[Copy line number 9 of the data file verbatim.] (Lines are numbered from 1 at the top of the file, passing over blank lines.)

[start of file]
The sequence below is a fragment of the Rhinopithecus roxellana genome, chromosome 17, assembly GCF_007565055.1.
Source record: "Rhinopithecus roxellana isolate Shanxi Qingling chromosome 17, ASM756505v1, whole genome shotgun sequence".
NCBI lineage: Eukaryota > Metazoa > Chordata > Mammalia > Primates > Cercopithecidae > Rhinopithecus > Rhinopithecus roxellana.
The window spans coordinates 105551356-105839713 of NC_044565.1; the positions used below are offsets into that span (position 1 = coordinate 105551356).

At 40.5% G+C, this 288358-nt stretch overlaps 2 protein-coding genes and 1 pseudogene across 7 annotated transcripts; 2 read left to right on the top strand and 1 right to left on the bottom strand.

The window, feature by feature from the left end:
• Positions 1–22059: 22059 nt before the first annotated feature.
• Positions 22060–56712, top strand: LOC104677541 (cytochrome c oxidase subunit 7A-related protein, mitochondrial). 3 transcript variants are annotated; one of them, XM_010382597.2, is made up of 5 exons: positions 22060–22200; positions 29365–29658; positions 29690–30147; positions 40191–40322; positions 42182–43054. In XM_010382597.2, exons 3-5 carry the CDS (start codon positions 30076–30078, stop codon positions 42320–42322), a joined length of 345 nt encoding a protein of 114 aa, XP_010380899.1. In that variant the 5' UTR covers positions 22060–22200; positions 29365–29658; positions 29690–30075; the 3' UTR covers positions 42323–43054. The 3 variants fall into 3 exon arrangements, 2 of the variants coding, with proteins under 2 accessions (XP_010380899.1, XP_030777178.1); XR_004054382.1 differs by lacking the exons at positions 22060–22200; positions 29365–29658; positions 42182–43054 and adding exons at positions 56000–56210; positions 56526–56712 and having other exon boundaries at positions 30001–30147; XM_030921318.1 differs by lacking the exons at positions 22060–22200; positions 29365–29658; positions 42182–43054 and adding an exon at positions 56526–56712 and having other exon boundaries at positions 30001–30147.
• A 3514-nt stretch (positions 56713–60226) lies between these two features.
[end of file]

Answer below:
• A 3514-nt stretch (positions 56713–60226) lies between these two features.